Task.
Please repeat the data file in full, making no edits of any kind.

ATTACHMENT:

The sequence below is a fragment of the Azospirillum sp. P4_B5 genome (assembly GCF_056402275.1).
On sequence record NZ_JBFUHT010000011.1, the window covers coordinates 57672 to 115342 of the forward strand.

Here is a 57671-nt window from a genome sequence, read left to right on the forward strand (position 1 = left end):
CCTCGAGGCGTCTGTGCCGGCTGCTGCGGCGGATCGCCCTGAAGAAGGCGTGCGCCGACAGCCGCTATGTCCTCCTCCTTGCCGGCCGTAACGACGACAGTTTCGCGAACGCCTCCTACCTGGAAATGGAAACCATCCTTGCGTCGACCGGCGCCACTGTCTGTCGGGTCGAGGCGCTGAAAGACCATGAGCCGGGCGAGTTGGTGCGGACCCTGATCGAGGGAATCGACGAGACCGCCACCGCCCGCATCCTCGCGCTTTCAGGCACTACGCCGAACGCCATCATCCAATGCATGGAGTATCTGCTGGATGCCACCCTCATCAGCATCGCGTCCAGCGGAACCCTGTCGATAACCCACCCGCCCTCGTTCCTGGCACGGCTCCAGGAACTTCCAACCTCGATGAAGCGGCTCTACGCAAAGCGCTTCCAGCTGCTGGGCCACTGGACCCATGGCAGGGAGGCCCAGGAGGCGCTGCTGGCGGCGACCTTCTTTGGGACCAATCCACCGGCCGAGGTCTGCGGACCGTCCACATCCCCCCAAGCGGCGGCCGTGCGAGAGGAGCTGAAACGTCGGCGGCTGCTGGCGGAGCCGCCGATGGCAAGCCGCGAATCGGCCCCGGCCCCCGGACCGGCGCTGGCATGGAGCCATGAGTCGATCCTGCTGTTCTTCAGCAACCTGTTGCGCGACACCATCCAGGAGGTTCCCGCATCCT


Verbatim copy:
The sequence below is a fragment of the Azospirillum sp. P4_B5 genome (assembly GCF_056402275.1).
On sequence record NZ_JBFUHT010000011.1, the window covers coordinates 57672 to 115342 of the forward strand.

Here is a 57671-nt window from a genome sequence, read left to right on the forward strand (position 1 = left end):
CCTCGAGGCGTCTGTGCCGGCTGCTGCGGCGGATCGCCCTGAAGAAGGCGTGCGCCGACAGCCGCTATGTCCTCCTCCTTGCCGGCCGTAACGACGACAGTTTCGCGAACGCCTCCTACCTGGAAATGGAAACCATCCTTGCGTCGACCGGCGCCACTGTCTGTCGGGTCGAGGCGCTGAAAGACCATGAGCCGGGCGAGTTGGTGCGGACCCTGATCGAGGGAATCGACGAGACCGCCACCGCCCGCATCCTCGCGCTTTCAGGCACTACGCCGAACGCCATCATCCAATGCATGGAGTATCTGCTGGATGCCACCCTCATCAGCATCGCGTCCAGCGGAACCCTGTCGATAACCCACCCGCCCTCGTTCCTGGCACGGCTCCAGGAACTTCCAACCTCGATGAAGCGGCTCTACGCAAAGCGCTTCCAGCTGCTGGGCCACTGGACCCATGGCAGGGAGGCCCAGGAGGCGCTGCTGGCGGCGACCTTCTTTGGGACCAATCCACCGGCCGAGGTCTGCGGACCGTCCACATCCCCCCAAGCGGCGGCCGTGCGAGAGGAGCTGAAACGTCGGCGGCTGCTGGCGGAGCCGCCGATGGCAAGCCGCGAATCGGCCCCGGCCCCCGGACCGGCGCTGGCATGGAGCCATGAGTCGATCCTGCTGTTCTTCAGCAACCTGTTGCGCGACACCATCCAGGAGGTTCCCGCATCCT